MYRTLE BEACH — New evacuation zones that go further inland will create issues not only for coastal residents, but for those living in towns such as Conway where people evacuating will seek shelter or pass through on their way out of town.
Conway Mayor Alys Lawson was among more than a dozen elected officials to attend a Coastal Alliance meeting Monday in Myrtle Beach to hear about the new changes.
Lawson and Conway City Administrator Bill Graham, who also attended Monday’s meeting, each lost their homes in flooding along the Waccamaw River in Conway from the after effects of 1999’s Hurricane Floyd.
“Our road situation is not the greatest, so an evacuation will require extra days,” Lawson said. “We lost some shelters in Conway [under the new plan], but there will be extra shelters opened inland in Marion County.”
Webster addressed the basics of the new evacuation zones, which changed this year following the release of a study that used the latest technology to map storm surge impacts. Horry and Georgetown counties were among the first in the country to undergo the mapping by the Federal Emergency Management Agency and the Army Corp of Engineers.
“The land hasn’t changed, the technology has changed so we can see the surge,” Webster said and noted the evacuation zones are based on worst-case scenarios. “Not every storm is going to create this problem, but there will be storms that can. It’s a planning tool we use to plan for the worst and hope for the best.”
Where once the Intracoastal Waterway served as the boundary between coastal danger and inland safety, new storm surge models showed that areas of Horry and Georgetown counties that had never been under a mandatory evacuation order could be impacted by waters pushed inland by a surge, and should be evacuated, Webster said.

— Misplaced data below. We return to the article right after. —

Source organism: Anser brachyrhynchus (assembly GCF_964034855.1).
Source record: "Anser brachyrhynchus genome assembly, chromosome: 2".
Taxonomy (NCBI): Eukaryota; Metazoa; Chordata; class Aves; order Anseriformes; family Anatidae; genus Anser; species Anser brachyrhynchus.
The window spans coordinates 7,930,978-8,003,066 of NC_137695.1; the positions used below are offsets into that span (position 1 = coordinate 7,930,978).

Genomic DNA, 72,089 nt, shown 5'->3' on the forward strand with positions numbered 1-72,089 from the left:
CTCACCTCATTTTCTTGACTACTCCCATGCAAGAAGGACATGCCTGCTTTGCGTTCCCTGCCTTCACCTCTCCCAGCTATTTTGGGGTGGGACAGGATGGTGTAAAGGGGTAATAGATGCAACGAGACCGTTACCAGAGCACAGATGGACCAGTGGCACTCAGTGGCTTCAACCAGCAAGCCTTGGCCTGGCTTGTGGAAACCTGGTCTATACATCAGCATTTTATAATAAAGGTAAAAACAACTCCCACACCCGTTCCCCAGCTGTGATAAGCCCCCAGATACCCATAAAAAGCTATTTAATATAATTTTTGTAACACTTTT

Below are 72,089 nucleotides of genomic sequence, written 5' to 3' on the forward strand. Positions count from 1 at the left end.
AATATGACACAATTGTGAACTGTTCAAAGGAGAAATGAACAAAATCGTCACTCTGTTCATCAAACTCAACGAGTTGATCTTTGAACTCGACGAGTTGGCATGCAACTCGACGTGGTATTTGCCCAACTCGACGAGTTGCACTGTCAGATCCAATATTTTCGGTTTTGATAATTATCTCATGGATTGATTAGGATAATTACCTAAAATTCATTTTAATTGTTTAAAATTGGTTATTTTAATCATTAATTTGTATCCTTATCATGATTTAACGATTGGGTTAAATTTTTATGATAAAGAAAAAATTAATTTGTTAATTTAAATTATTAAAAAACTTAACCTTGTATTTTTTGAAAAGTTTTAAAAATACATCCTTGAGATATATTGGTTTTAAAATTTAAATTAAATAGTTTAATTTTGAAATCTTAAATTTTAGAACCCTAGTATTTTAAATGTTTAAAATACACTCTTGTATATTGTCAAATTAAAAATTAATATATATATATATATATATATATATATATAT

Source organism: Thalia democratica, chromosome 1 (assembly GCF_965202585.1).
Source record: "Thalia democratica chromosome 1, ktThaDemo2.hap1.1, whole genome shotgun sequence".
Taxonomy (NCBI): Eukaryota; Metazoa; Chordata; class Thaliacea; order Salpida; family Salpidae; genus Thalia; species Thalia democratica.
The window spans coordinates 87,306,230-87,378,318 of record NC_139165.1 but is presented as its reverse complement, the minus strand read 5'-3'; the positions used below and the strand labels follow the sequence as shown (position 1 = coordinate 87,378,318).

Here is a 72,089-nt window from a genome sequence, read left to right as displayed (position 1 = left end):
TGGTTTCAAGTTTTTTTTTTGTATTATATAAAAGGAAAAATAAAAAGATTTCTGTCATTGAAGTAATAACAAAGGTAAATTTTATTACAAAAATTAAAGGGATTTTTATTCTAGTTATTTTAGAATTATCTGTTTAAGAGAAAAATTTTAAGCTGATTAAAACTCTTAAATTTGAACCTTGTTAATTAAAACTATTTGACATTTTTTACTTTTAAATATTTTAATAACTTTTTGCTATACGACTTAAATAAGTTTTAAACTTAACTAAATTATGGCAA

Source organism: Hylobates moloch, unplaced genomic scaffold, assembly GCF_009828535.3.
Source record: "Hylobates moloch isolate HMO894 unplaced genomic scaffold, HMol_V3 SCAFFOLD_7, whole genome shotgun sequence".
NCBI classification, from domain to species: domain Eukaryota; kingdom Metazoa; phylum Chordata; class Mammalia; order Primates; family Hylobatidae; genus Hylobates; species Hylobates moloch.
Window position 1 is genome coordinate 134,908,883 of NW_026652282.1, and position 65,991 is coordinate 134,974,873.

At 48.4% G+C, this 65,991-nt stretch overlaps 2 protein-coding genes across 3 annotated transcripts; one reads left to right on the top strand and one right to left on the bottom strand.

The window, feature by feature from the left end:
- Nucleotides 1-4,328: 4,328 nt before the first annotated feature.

Residents living in Bucksport, the Waccamaw Neck, Carolina Forest and other inland areas away from the ocean, but near waterways such as the Waccamaw River and Intracoastal Waterway also are now in evacuation zones.
Another change this hurricane season, which began June 1 and runs until Nov. 30, is that Gov. Nikki Haley will only issue mandatory evacuation orders. No more voluntary evacuation orders will be given.
Myrtle Beach Mayor John Rhodes noted that Louisiana officials declared a state of emergency on Sunday and now Tropical Storm Debby has turned away from the state. The same situation could occur along the Grand Strand.
“We never know what to expect when there’s a storm along the coast,” Rhodes said.
George McKinney, director of the S.C. Emergency Management Division, told the group that a state of emergency is declared before a mandatory evacuation is issued to allow officials to get necessary resources in place to get people out of harm’s way.
“If the storm does turn, we can always bring you back in,” McKinney said.
Marilyn Hatley, North Myrtle Beach’s mayor, said she plans to discuss setting up an alternative emergency operation center at the county’s EOC so city leaders would be able to provide services if evacuated.
“We have got to make sure all our citizens are educated on these changes,” Hatley said after the meeting. “We all are going to have to prepare for the worst-case scenario.”
If you go
What | Know Your Zone Hurricane Town Hall meetings
• 6 p.m. Tuesday, South Strand Community Center, 9650 Scipio Lane, Socastee
• 6 p.m. July 5, James R. Frazier Community Center, 1370 Bucksport Road, Bucksport
• 6 p.m. July 12, South Strand Community Center, 9650 Scipio Lane, Socastee
Contact TONYA ROOT at 444-1723.